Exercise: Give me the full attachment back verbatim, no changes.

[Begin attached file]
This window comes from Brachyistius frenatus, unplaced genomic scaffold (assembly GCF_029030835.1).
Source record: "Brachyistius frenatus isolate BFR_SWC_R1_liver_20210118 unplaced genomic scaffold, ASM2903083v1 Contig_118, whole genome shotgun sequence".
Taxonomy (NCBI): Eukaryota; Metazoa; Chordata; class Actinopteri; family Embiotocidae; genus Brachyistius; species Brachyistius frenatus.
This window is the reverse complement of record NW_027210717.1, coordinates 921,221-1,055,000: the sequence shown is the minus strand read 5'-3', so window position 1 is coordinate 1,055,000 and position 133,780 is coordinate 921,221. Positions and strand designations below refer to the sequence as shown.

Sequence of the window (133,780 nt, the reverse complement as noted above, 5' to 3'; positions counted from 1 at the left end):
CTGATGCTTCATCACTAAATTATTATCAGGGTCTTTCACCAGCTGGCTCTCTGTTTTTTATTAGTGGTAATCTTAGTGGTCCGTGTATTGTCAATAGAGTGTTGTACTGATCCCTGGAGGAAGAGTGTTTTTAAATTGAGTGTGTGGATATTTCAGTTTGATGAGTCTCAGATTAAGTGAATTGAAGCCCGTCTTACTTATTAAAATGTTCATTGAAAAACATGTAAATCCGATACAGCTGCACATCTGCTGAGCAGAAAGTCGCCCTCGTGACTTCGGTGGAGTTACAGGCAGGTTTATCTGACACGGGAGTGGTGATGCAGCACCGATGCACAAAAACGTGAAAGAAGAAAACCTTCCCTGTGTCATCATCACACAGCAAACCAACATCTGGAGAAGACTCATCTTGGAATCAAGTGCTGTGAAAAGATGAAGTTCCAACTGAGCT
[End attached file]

This window comes from Brachyistius frenatus, unplaced genomic scaffold (assembly GCF_029030835.1).
Source record: "Brachyistius frenatus isolate BFR_SWC_R1_liver_20210118 unplaced genomic scaffold, ASM2903083v1 Contig_118, whole genome shotgun sequence".
Taxonomy (NCBI): Eukaryota; Metazoa; Chordata; class Actinopteri; family Embiotocidae; genus Brachyistius; species Brachyistius frenatus.
This window is the reverse complement of record NW_027210717.1, coordinates 921,221-1,055,000: the sequence shown is the minus strand read 5'-3', so window position 1 is coordinate 1,055,000 and position 133,780 is coordinate 921,221. Positions and strand designations below refer to the sequence as shown.

Sequence of the window (133,780 nt, the reverse complement as noted above, 5' to 3'; positions counted from 1 at the left end):
CTGATGCTTCATCACTAAATTATTATCAGGGTCTTTCACCAGCTGGCTCTCTGTTTTTTATTAGTGGTAATCTTAGTGGTCCGTGTATTGTCAATAGAGTGTTGTACTGATCCCTGGAGGAAGAGTGTTTTTAAATTGAGTGTGTGGATATTTCAGTTTGATGAGTCTCAGATTAAGTGAATTGAAGCCCGTCTTACTTATTAAAATGTTCATTGAAAAACATGTAAATCCGATACAGCTGCACATCTGCTGAGCAGAAAGTCGCCCTCGTGACTTCGGTGGAGTTACAGGCAGGTTTATCTGACACGGGAGTGGTGATGCAGCACCGATGCACAAAAACGTGAAAGAAGAAAACCTTCCCTGTGTCATCATCACACAGCAAACCAACATCTGGAGAAGACTCATCTTGGAATCAAGTGCTGTGAAAAGATGAAGTTCCAACTGAGCT